GROUP_ONE: 'somevalue',
      GROUP_TWO: 'a'
    },
    //available public events; listed here for convenience and IDE's use it for smart completion
    publicEvents: {
      featureName : {
        event1 : function(scope, newRowCol, oldRowCol){},
        event2 : function(scope){}
      }
    }
  });

Service

Anything suited to an angular service. So much easier to unit test logic here than logic in a directive or controller.

  module.service('uiGridFeatureService', ['uiGridFeatureConstants'
    function (uiGridFeatureConstants) {
      var service = {
        somethingUseful: function () {}
     }
     return service;
   }]);

Feature Directive

The main entry point for your feature.

  module.directive('uiGridFeature', ['uiGridFeatureService', 'uiGridFeatureConstants',
   function (uiGridEditService, uiGridFeatureConstants) {
    return {
      restrict: 'A',
      replace: true,
      priority: 0, // this could be tweaked to fire your directive before/after other features
      require: 'uiGrid',
      scope: false,
      compile: function () {
        return {
          pre: function ($scope, $elm, $attrs, uiGridCtrl, uiGridFeatureService) {
            //register your feature cols and row processors with uiGridCtrl.grid
            //do anything else you can safely do here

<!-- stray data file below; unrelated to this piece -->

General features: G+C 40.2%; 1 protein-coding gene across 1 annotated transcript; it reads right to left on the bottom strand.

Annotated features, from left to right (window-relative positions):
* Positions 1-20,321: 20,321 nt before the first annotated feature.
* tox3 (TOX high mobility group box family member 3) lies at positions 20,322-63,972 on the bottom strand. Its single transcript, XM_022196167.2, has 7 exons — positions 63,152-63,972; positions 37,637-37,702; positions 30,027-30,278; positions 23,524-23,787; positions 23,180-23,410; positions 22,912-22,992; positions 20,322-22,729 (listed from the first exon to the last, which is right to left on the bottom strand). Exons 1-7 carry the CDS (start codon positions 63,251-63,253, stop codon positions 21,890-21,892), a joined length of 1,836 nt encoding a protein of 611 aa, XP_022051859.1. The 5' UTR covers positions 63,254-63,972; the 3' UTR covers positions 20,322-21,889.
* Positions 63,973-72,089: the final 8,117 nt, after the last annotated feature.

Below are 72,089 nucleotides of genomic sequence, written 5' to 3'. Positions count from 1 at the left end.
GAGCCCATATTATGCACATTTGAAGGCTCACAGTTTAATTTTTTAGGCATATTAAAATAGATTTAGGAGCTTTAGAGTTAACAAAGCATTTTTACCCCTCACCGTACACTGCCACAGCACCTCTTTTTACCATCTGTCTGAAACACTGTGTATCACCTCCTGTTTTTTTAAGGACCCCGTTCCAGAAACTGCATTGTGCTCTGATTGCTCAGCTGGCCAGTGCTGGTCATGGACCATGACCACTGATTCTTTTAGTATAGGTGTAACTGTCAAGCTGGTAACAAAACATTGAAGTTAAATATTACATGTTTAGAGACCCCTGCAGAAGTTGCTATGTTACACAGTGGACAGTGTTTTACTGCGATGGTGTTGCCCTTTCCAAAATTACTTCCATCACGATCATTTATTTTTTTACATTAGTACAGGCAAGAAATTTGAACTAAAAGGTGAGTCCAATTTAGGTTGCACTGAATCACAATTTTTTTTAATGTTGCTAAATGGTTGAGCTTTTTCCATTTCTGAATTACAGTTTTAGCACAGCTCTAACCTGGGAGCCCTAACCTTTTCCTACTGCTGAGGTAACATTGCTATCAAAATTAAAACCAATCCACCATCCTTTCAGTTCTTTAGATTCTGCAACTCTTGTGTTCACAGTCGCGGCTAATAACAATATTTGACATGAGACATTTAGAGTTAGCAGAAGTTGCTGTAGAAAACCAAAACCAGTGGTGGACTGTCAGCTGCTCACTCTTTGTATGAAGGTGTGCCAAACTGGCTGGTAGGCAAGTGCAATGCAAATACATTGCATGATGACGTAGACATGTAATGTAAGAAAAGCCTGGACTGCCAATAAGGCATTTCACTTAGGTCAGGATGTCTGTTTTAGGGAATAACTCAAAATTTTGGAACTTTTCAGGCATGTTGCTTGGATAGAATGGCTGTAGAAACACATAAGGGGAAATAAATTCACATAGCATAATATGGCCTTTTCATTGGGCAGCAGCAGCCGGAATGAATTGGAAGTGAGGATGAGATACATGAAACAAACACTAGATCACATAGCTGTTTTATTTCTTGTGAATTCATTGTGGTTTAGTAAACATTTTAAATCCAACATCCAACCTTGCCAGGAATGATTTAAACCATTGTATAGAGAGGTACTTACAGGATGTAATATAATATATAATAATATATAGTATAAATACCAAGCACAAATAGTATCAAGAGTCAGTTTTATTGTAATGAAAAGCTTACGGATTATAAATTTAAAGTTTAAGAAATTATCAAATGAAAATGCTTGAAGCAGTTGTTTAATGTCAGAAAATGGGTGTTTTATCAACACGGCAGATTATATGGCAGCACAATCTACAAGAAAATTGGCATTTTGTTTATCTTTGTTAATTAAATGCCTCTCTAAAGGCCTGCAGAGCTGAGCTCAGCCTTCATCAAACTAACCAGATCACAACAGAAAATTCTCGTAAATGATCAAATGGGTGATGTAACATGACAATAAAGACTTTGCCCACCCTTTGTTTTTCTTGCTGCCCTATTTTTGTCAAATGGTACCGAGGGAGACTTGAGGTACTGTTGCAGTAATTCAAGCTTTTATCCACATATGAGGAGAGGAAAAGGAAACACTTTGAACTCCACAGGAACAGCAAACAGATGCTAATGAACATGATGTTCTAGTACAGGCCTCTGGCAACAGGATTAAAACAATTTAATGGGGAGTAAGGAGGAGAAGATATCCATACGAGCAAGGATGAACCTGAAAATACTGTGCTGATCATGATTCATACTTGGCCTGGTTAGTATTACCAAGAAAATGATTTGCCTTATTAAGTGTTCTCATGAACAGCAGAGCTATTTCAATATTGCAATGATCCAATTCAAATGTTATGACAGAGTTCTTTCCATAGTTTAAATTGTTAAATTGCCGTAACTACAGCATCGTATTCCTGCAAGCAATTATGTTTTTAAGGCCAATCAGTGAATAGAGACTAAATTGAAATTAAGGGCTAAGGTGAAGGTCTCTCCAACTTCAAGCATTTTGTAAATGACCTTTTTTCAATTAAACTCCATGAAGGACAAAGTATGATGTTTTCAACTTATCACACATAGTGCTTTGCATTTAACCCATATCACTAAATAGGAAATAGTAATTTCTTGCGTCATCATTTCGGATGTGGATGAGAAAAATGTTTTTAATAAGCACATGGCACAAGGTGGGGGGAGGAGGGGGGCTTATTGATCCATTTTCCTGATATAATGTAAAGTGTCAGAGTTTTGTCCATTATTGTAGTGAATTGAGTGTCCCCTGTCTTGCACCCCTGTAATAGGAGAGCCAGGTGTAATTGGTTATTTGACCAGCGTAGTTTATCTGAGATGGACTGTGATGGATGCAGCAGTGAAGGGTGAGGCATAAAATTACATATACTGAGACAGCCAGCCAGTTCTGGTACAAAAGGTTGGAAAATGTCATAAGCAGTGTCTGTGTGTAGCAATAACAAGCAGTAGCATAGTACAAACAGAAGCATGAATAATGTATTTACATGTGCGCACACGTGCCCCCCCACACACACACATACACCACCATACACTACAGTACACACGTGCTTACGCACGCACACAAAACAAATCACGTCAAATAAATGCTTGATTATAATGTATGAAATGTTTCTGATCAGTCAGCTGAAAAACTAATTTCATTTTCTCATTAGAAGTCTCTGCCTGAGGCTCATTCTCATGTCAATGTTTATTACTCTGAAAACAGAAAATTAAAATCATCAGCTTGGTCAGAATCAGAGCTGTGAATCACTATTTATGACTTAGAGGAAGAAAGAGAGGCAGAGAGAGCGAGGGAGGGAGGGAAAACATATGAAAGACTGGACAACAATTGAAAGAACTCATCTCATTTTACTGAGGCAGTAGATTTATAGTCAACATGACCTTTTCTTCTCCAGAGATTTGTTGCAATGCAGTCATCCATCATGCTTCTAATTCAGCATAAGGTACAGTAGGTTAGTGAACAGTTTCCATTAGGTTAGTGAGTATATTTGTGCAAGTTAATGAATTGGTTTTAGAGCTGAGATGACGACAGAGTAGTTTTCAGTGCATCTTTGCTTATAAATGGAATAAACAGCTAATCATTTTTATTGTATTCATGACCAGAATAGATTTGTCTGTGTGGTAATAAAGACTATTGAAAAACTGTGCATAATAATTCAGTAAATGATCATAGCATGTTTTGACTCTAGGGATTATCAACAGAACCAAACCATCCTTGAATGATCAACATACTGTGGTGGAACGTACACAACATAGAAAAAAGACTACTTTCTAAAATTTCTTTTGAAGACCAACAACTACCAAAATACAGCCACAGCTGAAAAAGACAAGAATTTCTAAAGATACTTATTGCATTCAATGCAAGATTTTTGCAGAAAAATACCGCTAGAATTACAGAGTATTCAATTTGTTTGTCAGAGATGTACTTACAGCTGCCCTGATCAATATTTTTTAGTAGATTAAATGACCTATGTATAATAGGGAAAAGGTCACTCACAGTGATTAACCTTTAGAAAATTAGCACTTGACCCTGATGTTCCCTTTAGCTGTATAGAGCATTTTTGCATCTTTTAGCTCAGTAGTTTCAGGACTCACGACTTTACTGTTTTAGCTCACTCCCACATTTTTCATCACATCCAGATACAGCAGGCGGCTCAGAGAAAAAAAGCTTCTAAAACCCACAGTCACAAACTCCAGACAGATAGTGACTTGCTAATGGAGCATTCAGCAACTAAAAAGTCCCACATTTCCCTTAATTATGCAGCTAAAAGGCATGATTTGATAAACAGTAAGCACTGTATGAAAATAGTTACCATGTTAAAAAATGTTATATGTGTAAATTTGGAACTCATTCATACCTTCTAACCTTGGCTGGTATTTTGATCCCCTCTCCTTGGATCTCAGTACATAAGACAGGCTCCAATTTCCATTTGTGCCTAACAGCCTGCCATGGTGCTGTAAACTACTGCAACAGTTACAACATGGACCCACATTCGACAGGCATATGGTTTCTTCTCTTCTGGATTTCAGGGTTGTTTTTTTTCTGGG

//!! of course, don't stomp on core grid logic or data
            //namespace any properties you need on grid
            //a good pattern is to have a service initializeGrid function
            uiGridFeatureService.initializeGrid(uiGridCtrl.grid);
          }
        };
      }
    };
  }]);

State

Any state that your feature needs should be added to the appropriate model and namespaced with your feature name. An InitializeGrid function on your feature service makes a nice pattern to add state to grid

  //grid level state
  grid.featureName = {};
  grid.featureName.someProperty = 'xyz';

  //column level state
  grid.columns[0].featureName = {};
  grid.columns[0].featureName.someProperty = 123;

  //row level state
  grid.rows[0].featureName = {};
  grid.rows[0].featureName.someProperty = 123;


Directives stacked on core directives

Extend a core directive

module.directive('uiGridCell', ['uiGridFeatureService',
  function (uiGridCellNavService) {
    return {
      priority: -500, // run after default uiGridCell directive
      restrict: 'A',
      require: '^uiGrid',
      scope: false,
      link: function ($scope, $elm, $attrs, uiGridCtrl) {
        //add whatever dom binding, manipulation,etc that is safe to do and performs well
      }
    };
  }]);

Directives unique to your feature

If necessary...

module.directive('uiGridFeatureDirective', ['uiGridFeatureService',
  function (uiGridFeatureService) {
    return {
      link: function ($scope, $elm, $attrs) {
      }
    };
  }]);

Grid Feature directive

Each feature should implement a directive that enables the feature for the ui-grid element. This is the main entry point of your feature and allows a developer to use multiple grids on a page and include your feature on some grids and not on others.

<div ui-grid='options' ui-grid-your-feature></div>